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Edited Transcript of EARN earnings conference call or presentation 12-Feb-19 4:00pm GMT

Q4 2018 Ellington Residential Mortgage REIT Earnings Call

Connecticut Feb 13, 2019 (Thomson StreetEvents) -- Edited Transcript of Ellington Residential Mortgage REIT earnings conference call or presentation Tuesday, February 12, 2019 at 4:00:00pm GMT

TEXT version of Transcript

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Corporate Participants

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* Christopher M. Smernoff

Ellington Residential Mortgage REIT - CFO

* Jason Frank

Ellington Residential Mortgage REIT - Corporate Counsel & Secretary

* Laurence Eric Penn

Ellington Residential Mortgage REIT - President, CEO & Trustee

* Mark Ira Tecotzky

Ellington Residential Mortgage REIT - Co-CIO

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Conference Call Participants

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* George Bahamondes

Deutsche Bank AG, Research Division - Senior Research Analyst

* HyungJun Choe

Crédit Suisse AG, Research Division - Research Analyst

* Mikhail Goberman

JMP Securities LLC, Research Division - Research Analyst

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Presentation

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Operator [1]

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Good morning, ladies and gentlemen. Thank you for standing by. Welcome to the Ellington Residential Mortgage REIT 2018 Fourth Quarter and Full Year Financial Results Conference Call. Today's call is being recorded. (Operator Instructions) .

It is now my pleasure to turn the floor over to Jason Frank, Corporate Counsel and Secretary. Sir, you may begin.

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Jason Frank, Ellington Residential Mortgage REIT - Corporate Counsel & Secretary [2]

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Thank you. Before we start, I would like to remind everyone that the certain statements made during this conference call may constitute forward-looking statements within the meaning of the safe harbor provisions of the Private Securities Litigation Reform Act of 1995. Forward-looking statements are not historical in nature.

As described under Item 1A of our annual report on Form 10-K filed on March 14, 2018, forward-looking statements are subject to a variety of risks and uncertainties that could cause the company's actual results to differ from its beliefs, expectations, estimates or projections. Consequently, you should not rely on these forward-looking statements as predictions of future events. Statements made during this conference call are made as of the date of this call, and the company undertakes no obligation to update or revise any forward-looking statements, whether as a result of new information, future events or otherwise.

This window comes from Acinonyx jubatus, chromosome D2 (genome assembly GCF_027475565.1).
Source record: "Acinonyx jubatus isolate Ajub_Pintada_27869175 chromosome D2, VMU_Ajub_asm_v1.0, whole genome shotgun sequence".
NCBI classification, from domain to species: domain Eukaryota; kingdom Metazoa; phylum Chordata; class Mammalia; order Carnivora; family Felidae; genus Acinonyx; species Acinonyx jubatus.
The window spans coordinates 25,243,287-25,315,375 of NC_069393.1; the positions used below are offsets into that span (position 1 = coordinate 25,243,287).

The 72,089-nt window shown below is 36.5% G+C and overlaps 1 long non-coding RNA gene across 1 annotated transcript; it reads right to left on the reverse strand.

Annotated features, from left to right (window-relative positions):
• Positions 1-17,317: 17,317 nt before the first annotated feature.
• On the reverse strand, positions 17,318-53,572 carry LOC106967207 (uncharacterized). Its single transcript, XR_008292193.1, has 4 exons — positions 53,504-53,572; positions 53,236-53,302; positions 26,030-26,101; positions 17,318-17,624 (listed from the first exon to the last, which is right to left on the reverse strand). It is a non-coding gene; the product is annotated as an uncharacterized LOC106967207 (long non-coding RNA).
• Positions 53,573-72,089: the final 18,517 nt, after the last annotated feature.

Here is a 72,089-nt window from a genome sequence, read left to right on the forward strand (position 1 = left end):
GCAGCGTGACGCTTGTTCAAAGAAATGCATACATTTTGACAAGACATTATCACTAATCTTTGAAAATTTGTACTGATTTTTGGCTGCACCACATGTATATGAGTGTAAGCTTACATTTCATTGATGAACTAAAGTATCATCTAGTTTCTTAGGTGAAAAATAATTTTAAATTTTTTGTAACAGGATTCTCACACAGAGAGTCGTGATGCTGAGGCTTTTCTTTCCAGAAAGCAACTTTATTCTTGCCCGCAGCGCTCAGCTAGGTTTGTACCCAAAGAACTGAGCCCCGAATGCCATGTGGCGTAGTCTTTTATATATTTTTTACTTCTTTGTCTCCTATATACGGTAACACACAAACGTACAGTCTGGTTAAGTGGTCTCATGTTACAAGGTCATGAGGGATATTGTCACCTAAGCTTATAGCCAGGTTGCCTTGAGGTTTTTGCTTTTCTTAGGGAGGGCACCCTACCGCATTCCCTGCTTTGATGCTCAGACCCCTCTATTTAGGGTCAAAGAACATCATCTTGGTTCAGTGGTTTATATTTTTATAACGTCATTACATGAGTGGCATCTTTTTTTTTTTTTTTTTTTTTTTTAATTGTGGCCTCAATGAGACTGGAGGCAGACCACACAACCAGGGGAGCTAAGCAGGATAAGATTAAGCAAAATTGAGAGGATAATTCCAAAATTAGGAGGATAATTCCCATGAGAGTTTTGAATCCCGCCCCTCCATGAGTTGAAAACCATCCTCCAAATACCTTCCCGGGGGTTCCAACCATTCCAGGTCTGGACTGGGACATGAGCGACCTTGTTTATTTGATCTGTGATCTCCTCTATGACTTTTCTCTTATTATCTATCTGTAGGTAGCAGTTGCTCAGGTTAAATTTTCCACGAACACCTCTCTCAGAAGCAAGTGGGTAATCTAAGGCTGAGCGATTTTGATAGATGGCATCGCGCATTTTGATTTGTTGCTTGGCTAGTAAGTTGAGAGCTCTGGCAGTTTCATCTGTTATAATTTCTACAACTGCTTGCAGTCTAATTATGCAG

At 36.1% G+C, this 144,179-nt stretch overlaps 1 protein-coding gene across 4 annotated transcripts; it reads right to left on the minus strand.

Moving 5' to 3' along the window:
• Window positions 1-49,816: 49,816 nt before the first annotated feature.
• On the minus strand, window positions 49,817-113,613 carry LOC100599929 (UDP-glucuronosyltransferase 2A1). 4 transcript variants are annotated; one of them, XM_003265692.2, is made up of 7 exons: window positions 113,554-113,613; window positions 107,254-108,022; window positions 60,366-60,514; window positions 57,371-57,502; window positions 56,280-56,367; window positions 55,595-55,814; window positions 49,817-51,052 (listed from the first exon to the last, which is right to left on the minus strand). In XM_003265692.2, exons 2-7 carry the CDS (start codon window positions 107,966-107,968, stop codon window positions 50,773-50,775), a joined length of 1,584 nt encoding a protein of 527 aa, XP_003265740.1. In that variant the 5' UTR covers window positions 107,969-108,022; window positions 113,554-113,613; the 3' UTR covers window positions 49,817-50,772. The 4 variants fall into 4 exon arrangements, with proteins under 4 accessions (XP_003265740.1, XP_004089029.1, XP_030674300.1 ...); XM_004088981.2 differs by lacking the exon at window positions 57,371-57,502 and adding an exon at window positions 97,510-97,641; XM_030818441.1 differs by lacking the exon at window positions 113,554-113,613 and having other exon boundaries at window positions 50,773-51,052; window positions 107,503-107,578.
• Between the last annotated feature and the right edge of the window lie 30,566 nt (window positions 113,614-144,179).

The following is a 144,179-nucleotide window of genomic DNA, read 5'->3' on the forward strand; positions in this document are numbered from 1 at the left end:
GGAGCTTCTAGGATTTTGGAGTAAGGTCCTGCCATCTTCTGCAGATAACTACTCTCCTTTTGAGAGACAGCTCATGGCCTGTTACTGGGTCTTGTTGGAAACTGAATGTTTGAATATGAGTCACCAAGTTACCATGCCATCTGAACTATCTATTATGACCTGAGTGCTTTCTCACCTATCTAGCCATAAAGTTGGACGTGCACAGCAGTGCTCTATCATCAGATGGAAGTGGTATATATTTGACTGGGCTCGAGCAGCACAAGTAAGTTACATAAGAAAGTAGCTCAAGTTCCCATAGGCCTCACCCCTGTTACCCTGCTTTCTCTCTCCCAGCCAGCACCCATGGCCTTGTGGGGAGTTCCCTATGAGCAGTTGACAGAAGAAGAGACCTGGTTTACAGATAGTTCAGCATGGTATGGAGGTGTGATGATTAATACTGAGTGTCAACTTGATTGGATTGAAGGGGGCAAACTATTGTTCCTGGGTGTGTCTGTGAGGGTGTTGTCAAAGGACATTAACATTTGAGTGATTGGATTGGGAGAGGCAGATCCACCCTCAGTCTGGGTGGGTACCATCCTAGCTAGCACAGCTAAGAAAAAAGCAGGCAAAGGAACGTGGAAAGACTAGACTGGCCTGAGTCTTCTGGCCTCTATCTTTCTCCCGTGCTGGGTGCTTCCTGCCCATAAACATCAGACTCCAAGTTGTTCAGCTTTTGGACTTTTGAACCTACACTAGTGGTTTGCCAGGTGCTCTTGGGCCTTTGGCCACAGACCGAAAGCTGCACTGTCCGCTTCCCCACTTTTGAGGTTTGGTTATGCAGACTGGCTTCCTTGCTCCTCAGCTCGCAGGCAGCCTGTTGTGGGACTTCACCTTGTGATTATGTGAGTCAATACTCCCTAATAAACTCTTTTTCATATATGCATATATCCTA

Joining me on the call today are Larry Penn, Chief Executive Officer of Ellington Residential; Mark Tecotzky, our Co-Chief Investment Officer; and Chris Smernoff, our Chief Financial Officer.

As described in our earnings press release, our fourth quarter earnings call presentation is available on our website, www.earnreit.com. Our comments this morning will track the presentation. Also, a reminder, during this call, we'll sometimes refer to Ellington Residential by its NYSE ticker, E-A-R-N or EARN for short.

With that, I will now turn the call over to Larry.

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Laurence Eric Penn, Ellington Residential Mortgage REIT - President, CEO & Trustee [3]

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Thanks, Jay, and good morning, everyone. We appreciate your time and your interest in Ellington Residential.

On our call today, I'll first give an overview of the fourth quarter. Next, our CFO, Chris Smernoff, will summarize our financial results. And then Mark Tecotzky, our Co-Chief Investment Officer, will review the performance of the residential mortgage-backed securities market during the quarter, our portfolio positioning and our market outlook. And finally, I'll provide some brief closing remarks, and then we'll open the floor to questions.

During the fourth quarter, a confluence of factors steadily weighed on the market, including fears of a looming trade war, recessionary and global growth concerns and worries that the Federal Reserve and other central banks were finally ending their accommodative monetary policies, market volatility spike, including interest rate volatility. All this led to a flight-to-quality. The 10-year treasury declined 55 basis points over the last 7-odd weeks of the year. And yield spreads in virtually every fixed income sector widened relative to treasuries and interest rate swaps, with many sectors finishing the year at or near their 2-year widest levels.